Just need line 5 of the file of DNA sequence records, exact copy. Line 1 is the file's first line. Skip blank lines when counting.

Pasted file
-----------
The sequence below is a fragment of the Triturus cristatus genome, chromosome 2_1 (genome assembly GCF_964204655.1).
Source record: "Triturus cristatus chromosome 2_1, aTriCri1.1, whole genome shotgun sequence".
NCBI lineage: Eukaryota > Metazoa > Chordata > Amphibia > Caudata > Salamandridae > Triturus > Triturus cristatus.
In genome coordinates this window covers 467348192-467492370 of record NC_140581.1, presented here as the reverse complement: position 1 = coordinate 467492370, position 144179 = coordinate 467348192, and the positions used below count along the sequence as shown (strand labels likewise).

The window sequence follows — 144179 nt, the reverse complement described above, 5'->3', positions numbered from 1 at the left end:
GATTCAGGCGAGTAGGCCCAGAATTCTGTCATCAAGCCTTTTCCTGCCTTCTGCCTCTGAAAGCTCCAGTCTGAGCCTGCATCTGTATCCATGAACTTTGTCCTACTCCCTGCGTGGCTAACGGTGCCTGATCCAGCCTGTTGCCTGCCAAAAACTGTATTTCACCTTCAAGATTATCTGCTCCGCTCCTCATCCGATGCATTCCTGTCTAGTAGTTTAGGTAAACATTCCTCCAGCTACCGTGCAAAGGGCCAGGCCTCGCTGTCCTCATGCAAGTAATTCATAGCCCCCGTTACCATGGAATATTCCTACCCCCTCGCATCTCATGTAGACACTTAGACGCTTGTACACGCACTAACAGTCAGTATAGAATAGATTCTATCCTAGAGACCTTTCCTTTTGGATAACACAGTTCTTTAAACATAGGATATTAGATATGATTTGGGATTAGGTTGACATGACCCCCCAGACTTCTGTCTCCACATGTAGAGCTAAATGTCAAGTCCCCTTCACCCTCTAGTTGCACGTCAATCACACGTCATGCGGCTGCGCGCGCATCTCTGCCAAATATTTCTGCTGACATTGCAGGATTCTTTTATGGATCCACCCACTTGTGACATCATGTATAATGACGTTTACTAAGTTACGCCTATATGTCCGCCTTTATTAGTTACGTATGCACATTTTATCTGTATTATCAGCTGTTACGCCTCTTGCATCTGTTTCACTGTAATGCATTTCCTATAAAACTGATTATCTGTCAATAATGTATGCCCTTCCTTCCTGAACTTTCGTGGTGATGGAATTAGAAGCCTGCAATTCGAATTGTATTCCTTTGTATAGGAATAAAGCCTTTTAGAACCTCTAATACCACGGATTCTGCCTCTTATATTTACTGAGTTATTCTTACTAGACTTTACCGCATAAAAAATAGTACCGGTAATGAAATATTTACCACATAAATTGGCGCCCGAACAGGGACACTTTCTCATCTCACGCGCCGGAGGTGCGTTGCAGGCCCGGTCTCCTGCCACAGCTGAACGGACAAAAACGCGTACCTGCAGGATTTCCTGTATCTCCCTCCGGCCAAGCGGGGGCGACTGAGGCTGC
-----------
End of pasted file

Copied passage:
The window sequence follows — 144179 nt, the reverse complement described above, 5'->3', positions numbered from 1 at the left end: